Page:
The Bee's Joel Berry hit the nail on the head so I'll turn this over to him:
YouTube link if you need it:
Remember how Disney's CEO just said they don't want to engage in the culture wars?
Yeah, this is the heart of the culture wars, whether you realize it or not.
Disney has gone all-in on "the future is female," which makes me sad, because boys don't have noble princes, valiant heroes, or good-hearted street urchins to identify with in any Disney movie anymore.
All we get are girl bosses. And great, I've got 4 daughters, so a good storyline that teaches my girls how to be brave, strong, feminine, maternal, caring, disciplined, and virtuous would be more than welcome.
But that's not what this is.
This movie plays on the "when you wish upon a star" theme that Disney loves. It's about a girl, Asha (meaning "wish, hope, desire"), who is invited to apprentice under a magic king who grants wishes to his people. The king creates order, law, stability, and peace. But then Asha learns that the king only grants the most important wishes, which seems unfair - why would an all-powerful king who claims to love all his people withhold his power and mercy from some of his citizens? She wonders, is this even a good king?
(Do you see where this is going?)
We see snippets of the king's vanity. The people around him adore him, even worship him. He is their Father God, but Asha has discovered that he is actually a villain.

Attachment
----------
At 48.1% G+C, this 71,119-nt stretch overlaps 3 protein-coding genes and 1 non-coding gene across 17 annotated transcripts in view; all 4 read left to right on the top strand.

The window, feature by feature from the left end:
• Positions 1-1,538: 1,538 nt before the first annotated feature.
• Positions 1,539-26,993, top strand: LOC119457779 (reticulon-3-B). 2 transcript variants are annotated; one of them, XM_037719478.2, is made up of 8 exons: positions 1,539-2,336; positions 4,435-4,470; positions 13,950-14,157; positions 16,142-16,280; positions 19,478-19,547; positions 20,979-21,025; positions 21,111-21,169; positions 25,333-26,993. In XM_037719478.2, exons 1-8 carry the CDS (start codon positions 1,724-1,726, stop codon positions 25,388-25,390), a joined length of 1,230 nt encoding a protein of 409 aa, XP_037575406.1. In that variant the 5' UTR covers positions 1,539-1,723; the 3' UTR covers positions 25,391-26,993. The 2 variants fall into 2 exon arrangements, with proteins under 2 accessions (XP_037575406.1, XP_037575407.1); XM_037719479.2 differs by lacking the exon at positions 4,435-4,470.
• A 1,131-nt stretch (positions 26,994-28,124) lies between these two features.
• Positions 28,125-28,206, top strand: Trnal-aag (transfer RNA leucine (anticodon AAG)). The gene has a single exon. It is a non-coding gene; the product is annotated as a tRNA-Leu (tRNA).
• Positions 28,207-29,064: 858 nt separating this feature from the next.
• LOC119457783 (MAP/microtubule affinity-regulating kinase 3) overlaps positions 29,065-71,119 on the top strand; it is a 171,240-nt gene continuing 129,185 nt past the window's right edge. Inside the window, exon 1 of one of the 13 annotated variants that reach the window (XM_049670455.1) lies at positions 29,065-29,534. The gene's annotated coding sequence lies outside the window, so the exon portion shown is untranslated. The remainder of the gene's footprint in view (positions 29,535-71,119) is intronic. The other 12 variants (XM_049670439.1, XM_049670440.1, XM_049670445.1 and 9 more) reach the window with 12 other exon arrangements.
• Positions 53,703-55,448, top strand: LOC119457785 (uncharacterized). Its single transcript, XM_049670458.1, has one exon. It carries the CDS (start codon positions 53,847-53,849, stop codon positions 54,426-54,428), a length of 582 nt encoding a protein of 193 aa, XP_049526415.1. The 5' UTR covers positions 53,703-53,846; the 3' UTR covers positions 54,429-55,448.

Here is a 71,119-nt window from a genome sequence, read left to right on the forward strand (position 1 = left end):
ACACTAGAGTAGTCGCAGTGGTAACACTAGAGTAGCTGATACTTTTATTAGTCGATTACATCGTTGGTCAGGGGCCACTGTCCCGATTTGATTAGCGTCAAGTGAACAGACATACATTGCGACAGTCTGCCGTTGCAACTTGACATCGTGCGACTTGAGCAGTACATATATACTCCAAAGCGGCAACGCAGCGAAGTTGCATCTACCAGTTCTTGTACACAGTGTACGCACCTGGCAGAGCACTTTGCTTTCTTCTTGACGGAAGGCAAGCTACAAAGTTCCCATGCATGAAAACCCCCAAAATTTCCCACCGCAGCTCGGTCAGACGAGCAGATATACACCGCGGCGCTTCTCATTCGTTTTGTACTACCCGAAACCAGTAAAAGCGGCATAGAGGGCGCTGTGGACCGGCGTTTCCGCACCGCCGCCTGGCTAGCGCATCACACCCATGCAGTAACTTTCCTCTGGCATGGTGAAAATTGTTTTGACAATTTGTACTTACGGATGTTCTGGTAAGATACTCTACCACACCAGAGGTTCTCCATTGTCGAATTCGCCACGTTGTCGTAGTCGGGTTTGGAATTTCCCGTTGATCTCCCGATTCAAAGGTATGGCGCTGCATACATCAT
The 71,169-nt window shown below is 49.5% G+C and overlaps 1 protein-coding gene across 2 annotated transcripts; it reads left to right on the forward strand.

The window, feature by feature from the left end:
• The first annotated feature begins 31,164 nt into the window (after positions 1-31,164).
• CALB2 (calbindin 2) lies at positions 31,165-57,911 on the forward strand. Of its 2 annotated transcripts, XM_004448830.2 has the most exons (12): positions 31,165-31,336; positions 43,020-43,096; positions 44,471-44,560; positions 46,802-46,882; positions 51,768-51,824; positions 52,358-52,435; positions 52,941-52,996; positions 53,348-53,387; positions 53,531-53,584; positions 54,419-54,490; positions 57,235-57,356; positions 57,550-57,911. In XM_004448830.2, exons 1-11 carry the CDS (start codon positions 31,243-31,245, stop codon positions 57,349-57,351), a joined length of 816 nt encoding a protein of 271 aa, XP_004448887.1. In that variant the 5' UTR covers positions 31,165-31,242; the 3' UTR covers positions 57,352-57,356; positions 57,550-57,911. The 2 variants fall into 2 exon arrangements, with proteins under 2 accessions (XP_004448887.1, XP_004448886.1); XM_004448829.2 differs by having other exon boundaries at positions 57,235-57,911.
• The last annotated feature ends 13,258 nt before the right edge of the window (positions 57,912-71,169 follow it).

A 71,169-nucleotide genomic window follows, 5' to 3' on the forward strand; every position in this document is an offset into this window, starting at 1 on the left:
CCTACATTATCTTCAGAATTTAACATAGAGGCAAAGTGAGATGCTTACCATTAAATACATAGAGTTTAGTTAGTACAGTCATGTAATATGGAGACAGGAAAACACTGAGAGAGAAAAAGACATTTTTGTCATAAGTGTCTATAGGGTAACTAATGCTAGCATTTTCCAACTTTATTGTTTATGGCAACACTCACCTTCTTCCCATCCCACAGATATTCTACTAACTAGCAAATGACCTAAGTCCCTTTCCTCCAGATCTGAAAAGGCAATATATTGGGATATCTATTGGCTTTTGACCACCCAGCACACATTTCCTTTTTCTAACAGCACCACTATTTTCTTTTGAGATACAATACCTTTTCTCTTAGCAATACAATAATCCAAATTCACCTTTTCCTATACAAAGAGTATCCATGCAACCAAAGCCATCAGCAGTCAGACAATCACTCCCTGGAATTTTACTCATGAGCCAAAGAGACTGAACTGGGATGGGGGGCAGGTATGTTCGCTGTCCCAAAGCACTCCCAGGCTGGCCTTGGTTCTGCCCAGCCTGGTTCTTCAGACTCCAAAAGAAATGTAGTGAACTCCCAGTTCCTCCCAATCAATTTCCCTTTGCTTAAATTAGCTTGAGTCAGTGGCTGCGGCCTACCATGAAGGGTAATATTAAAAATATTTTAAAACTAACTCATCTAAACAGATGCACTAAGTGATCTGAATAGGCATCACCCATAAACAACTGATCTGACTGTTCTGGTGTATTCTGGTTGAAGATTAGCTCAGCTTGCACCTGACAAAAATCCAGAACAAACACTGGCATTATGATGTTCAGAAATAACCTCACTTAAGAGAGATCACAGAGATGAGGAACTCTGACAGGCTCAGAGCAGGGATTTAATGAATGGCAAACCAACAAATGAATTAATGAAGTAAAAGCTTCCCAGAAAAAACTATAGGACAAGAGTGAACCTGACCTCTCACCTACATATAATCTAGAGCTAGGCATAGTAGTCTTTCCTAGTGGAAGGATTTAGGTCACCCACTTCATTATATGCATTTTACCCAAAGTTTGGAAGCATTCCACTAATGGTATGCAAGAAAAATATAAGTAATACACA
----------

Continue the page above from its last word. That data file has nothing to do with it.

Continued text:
Instead, Asha will have to flee society - that ordered realm of the god-king, and reconnect with Gaia, Mother Earth, that cosmic force that will grant her the power to become her own goddess with literal star power. With this power, she will return to overthrow the patriarch king and free the people from the shackles of his rules in order to end oppression and grant everyone's desires.
(This is supposed to usher in utopia with giant chickens or something)
In truth, that's not how it would work.
In other words, the question this movie really wants your daughters to ask (since there's no one in this movie for boys) is this:
"Did God really say? And is God really good?"
You may think I'm being dramatic. People, this script made it through years of meetings where people paid to be dramatic thought through all the layers of themes and allegories here.
But Joel B. is also right that Disney still needs to shoehorn in Christian ideas of heroism, good, and equality - more proof, as CS Lewis said, that all good myths are based in the True Myth of Christ.
Unfortunately, these days Disney seems intent on doing the work of the Snake instead of showing heroes who fight serpents to save their one true love.
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